The recently completed seven-storey Millennium Al Barsha Hotel, operated by Millennium Hotels & Resorts, is scheduled to open this month. The 4-star property, built by Dubai-based Deyaar, will house 109 serviced apartments (93 1 B/R and 16 2 B/R), and 299 hotel rooms (with 15 suites). The same combination was responsible for the Millennium Atria Business Bay, that opened earlier in the year, and will see Millennium Mont Rose serviced apartments in Dubai Science Park opening by year-end.
Luxhabitat reported that the highest value property sold in Q1 was for over US$ 20 million – at The One, Palm Jumeirah. Of the others in the top ten, four were in Emirates Hills (ranging from US$ 10 – US$ 17 million), two Palm Jumeriah Signature Villas (at US$ 11 million and US$ 13 million), a Royal Atlantis Residences apartment for US$ 12 million and two properties in Il Primo, Downtown Dubai for US$ 16 million and US$ 17 million.
In the prime residential market, Arabian Ranches 1, Jumeirah Golf Estates and Downtown Dubai saw transaction values grow by 45.5%, 42.1% percent and 40.5% respectively; values were 3.2% higher at US$ 2.8 million. In Q1, the value of transactions in the secondary market was 5.8% higher at US$ 3.7 billion, with off-plan transactions declining 11.8% to US$ 1.8 billion, quarter on quarter. In Q2, 1.7k villas and 6.4k apartments were sold.
It is estimated business tourism at Dubai World Trade Centre generated a record US$ 3.5 billion, equating to 3.3% of the emirate’s GDP. The latest Economic Impact Assessment’ report indicates that for every US$ 1 spent at the 97 large scale exhibitions and events held last year, a further US$ 4.4 in sales value was generated for ancillary sectors and Dubai’s wider economy. In addition, 1.6 million attended events, that created a total of 879k jobs, which generated an aggregate US$ 1.14bn in disposable household income.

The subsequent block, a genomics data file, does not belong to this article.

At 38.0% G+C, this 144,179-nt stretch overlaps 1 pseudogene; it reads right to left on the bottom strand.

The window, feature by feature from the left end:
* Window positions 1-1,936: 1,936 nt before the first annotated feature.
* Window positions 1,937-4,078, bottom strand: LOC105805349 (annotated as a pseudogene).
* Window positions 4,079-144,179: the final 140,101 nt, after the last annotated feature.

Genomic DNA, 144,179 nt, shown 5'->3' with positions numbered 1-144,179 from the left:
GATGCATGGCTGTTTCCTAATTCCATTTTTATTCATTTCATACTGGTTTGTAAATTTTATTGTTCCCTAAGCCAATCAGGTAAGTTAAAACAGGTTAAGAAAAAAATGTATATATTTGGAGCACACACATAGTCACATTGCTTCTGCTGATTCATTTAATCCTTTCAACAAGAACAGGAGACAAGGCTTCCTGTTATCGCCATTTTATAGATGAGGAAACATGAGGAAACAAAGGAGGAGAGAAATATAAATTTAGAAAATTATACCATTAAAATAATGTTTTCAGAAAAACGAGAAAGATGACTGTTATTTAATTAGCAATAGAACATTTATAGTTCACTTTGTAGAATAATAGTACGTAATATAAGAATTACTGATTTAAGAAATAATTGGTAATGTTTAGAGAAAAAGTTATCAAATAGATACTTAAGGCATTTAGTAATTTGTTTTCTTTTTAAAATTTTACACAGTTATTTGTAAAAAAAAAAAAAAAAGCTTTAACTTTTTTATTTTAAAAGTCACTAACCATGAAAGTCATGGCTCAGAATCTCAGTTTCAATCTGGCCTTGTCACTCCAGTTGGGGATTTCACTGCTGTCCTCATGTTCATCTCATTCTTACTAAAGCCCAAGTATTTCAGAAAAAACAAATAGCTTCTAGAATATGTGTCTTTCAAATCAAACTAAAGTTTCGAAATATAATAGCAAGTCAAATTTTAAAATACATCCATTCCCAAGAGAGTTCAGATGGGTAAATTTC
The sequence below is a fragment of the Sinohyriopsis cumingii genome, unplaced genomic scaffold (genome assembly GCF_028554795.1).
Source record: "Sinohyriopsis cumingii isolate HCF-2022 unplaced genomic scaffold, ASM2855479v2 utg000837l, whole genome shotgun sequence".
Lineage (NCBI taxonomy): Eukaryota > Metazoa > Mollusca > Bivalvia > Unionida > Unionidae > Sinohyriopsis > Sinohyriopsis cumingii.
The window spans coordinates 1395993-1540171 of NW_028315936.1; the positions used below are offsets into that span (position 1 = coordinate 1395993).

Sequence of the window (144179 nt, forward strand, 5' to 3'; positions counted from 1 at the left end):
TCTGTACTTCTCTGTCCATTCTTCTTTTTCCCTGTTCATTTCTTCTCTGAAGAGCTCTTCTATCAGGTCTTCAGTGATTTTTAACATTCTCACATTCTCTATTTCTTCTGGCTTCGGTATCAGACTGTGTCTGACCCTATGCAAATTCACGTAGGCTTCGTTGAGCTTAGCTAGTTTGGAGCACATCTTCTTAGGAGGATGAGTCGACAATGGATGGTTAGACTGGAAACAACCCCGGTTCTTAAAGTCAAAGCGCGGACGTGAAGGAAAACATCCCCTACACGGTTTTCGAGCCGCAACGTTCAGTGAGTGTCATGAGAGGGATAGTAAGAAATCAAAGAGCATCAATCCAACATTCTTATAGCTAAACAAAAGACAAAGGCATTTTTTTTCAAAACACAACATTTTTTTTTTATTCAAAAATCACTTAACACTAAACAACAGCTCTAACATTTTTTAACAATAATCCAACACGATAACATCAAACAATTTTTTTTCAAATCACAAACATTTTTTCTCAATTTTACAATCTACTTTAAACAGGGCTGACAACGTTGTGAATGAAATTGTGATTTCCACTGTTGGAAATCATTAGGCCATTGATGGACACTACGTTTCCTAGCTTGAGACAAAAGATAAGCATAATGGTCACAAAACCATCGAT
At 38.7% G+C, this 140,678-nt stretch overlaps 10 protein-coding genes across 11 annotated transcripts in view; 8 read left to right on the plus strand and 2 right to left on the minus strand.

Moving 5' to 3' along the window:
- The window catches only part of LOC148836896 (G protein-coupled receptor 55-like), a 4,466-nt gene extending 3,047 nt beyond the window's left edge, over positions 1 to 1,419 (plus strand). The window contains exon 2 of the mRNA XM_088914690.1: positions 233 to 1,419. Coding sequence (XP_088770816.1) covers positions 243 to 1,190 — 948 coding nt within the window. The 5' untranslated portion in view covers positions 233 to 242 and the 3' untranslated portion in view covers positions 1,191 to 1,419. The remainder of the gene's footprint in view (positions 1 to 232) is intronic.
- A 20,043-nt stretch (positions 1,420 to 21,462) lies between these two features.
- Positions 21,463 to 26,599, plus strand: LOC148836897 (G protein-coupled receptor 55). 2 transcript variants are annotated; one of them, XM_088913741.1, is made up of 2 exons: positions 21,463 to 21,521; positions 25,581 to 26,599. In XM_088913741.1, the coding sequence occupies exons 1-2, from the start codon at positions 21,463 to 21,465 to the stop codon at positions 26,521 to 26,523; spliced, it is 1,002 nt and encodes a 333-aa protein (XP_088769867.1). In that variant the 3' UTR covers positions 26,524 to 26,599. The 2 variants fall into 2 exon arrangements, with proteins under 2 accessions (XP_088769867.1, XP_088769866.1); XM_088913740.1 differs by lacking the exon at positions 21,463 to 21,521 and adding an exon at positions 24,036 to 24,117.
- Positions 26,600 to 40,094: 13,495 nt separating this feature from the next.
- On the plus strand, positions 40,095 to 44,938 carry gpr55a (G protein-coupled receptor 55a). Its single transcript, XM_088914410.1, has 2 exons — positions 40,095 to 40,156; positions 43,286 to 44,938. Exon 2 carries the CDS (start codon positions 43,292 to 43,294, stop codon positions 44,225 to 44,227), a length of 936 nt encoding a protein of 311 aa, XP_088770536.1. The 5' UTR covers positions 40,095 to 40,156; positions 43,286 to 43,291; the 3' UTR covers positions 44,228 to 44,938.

Dubai’s hotels posted their worst quarterly results since 2009, with STR reporting a 0.9% decline in Occupancy to 67.1%, with supply outgrowing demand for the sixth consecutive quarter. Even worse news saw both Average Daily Rate (down 12.3% to US$ 140) and Revenue per Available Room (13.1% lower at US$ 94) at their lowest levels since 2003. It is reported that 500 jobs have recently been cut from Jumeirah Group’s payroll, attributable to a marked decline in the emirate’s tourism sector. The government-owned hotel chain has a portfolio of 24 properties in eight countries.
Most other sectors are feeling the pinch, driven by three main factors – regional geopolitical tensions, relatively low oil prices and a slowdown in global trade. The economy is still in a sluggish phase but could be moving off its bottom. The improvement will be helped by certain government measures, including reducing many business fees and issuing longer-term visas. In a move to attract more foreign investment, enhance the national economy, further boost the business environment and help with liquidity, the Ministry of Economy is to waive or at least reduce fees on 115 of its services, ranging from US$ 27 to US$ 1.4k. They include service fees relating to the national patent programme, trademarks, industrial license services, auditing accounts and commercial agencies.
On 01 August, petrol prices moved higher, following a decision by the UAE’s Fuel Price Committee. Special 95 and diesel will be 3.7% higher at US$ 0.616 a litre and 3.0% to US$ 0.659 respectively.